I don't know if everyone is talking about race because Congress is deadlocked and, well, we have to talk about something more than Ukraine and the missing jet airplane, but I think Jonathan Chait's cover story for New York Magazine probably has a lot to do with it. It obviously touched a nerve. There's a point in his piece where he makes a reference to "the ubiquitous Atwater Rosetta-stone confession," which we are all obviously supposed to be familiar with. If you want the full background on it, Rick Perlstein wrote it up for The Nation right after the election in November 2012. The short version is that legendary GOP strategist Lee Atwater gave an interview in 1981 (which survives on audio tape) in which he confessed (not for the record) that, among other things, calling for tax cuts was really just an abstract way of saying that you don't want any of your money going to black folks. The way he actually put it was a bit more colorful.
"You start out in 1954 by saying, “Nigger, nigger, nigger.” By 1968 you can’t say “nigger”—that hurts you, backfires. So you say stuff like, uh, forced busing, states’ rights, and all that stuff, and you’re getting so abstract. Now, you’re talking about cutting taxes, and all these things you’re talking about are totally economic things and a byproduct of them is, blacks get hurt worse than whites.… “We want to cut this,” is much more abstract than even the busing thing, uh, and a hell of a lot more abstract than “Nigger, nigger.”"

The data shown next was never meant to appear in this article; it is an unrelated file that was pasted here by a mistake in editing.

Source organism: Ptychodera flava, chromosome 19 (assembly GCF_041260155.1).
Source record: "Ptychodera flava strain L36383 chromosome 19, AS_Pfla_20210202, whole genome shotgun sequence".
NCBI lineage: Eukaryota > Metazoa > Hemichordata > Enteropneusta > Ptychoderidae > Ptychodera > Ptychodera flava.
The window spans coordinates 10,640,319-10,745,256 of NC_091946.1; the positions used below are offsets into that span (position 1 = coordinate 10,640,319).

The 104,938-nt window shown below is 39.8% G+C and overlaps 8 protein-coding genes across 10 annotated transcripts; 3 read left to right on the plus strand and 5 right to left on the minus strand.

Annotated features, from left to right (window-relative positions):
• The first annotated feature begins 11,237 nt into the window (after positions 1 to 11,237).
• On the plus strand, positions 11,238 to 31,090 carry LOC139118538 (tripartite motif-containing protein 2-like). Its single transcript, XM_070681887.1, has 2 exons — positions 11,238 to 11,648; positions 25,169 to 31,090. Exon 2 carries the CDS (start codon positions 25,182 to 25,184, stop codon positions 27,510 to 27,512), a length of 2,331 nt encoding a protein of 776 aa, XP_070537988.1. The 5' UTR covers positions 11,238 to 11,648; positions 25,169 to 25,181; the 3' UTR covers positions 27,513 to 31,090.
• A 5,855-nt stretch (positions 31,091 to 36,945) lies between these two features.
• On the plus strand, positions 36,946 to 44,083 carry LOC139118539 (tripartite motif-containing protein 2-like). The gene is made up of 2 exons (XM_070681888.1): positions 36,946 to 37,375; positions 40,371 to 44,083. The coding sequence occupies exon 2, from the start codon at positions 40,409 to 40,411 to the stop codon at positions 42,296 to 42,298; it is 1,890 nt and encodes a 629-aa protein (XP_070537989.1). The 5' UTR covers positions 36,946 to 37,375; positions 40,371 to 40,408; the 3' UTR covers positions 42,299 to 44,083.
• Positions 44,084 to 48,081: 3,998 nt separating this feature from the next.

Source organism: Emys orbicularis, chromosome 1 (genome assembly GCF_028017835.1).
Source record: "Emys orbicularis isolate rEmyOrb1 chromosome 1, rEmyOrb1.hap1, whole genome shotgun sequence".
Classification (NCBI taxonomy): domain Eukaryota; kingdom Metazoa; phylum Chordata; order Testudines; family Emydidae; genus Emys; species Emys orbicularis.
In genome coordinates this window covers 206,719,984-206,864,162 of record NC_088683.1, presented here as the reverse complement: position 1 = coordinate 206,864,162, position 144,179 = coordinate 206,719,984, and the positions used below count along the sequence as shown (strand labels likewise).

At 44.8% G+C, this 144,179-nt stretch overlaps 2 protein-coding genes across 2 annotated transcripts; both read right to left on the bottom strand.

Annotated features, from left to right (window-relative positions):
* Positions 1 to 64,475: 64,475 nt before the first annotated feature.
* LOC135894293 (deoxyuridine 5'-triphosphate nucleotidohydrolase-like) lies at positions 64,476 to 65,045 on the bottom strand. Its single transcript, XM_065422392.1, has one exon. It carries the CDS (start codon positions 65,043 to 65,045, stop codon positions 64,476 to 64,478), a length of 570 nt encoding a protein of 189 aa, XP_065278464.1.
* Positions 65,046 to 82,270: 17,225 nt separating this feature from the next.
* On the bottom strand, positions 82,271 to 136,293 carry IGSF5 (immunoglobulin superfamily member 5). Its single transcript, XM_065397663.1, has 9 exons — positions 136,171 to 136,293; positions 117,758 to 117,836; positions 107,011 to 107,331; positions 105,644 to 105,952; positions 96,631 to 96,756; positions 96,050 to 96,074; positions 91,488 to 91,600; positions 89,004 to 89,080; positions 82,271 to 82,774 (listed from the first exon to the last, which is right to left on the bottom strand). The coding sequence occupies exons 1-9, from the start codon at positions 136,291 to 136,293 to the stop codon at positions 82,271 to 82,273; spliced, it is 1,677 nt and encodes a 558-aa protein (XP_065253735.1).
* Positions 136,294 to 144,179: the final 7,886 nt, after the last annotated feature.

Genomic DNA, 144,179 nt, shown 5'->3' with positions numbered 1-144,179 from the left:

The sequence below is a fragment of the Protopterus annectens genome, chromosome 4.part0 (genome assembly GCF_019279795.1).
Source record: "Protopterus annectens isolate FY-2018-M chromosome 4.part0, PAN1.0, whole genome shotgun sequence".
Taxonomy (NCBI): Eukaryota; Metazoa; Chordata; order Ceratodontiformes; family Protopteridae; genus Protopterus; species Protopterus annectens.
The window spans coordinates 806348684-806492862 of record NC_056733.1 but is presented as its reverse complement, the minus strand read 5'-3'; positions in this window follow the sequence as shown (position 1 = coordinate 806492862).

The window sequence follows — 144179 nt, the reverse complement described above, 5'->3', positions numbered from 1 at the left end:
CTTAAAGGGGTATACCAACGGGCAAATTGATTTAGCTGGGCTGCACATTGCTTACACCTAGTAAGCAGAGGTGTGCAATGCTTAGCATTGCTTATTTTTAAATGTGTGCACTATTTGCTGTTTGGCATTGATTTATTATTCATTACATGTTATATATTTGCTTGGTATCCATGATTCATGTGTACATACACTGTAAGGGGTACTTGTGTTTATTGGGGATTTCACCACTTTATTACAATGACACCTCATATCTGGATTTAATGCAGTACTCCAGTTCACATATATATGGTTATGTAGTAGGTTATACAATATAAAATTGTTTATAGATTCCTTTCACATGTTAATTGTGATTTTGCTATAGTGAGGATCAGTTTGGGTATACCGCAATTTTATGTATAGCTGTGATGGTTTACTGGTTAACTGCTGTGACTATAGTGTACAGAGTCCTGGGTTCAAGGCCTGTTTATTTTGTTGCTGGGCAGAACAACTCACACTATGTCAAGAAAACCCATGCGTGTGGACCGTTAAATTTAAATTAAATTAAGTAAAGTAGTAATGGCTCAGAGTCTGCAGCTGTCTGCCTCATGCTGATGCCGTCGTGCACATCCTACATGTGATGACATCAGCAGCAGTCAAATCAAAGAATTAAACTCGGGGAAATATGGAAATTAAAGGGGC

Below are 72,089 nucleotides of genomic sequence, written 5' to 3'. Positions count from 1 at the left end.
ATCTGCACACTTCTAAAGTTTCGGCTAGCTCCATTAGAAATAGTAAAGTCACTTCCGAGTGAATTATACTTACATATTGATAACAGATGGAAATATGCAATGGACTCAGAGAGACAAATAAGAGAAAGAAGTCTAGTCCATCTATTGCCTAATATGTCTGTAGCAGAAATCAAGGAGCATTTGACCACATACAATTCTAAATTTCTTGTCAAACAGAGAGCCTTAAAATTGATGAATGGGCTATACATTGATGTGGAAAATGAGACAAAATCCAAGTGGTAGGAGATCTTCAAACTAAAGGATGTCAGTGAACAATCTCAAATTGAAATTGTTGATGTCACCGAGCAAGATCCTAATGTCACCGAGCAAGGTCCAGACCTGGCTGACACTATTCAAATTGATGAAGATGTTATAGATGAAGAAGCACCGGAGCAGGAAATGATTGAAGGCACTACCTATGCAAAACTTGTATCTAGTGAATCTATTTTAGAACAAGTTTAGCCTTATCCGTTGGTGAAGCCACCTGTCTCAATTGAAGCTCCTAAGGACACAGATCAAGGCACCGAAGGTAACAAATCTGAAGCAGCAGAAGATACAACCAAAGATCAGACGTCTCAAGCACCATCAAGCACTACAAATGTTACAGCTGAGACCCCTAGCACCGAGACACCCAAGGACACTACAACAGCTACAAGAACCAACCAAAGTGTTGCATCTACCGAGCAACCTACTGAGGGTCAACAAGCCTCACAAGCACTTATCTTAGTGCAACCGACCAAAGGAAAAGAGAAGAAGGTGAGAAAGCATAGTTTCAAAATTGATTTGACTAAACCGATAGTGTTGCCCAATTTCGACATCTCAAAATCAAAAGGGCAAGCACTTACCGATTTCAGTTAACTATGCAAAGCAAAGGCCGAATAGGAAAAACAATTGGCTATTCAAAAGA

When Chait refers to this quote as "the ubiquitous Atwater Rosetta-stone confession," it's meant to be dismissive. He uses "ubiquitous" to mean that the quote is over-referenced, and he uses "Rosetta-Stone" sarcastically to argue that you can't actually translate every conservative belief into a form of abstract racism. And he follows this up by flat-out refuting the main thrust of what Atwater confessed to:
Impressive though the historical, sociological, and psychological evidence undergirding this analysis may be, it also happens to be completely insane. Whatever Lee Atwater said, or meant to say, advocating tax cuts is not in any meaningful sense racist.
It's a rather argumentative tone to take, suggesting that he'd given up on using logic to further his position. It's plainly not "insane" to object less to taxation because it costs you money than because of who (you think) your money will go to. There are people who don't like paying taxes because a lot of it goes to buy weaponry used to fight wars they don't support. Those people don't necessarily object to paying taxes for roads and bridges; they just don't like violence and death.
But this kind of turns things around a bit, because Atwater isn't talking about why people don't like paying taxes; he's talking about politicians who make subtle racial appeals to white people by suggesting that all their tax-money goes to black welfare queens. If we're talking Rosetta Stone, it goes something like this:
Language A: Very wealthy people stand to benefit greatly by even slight reductions in the tax rate, but most people will not benefit because all the lost revenue from very wealthy people will have to be made up elsewhere, unless services and investments are cut.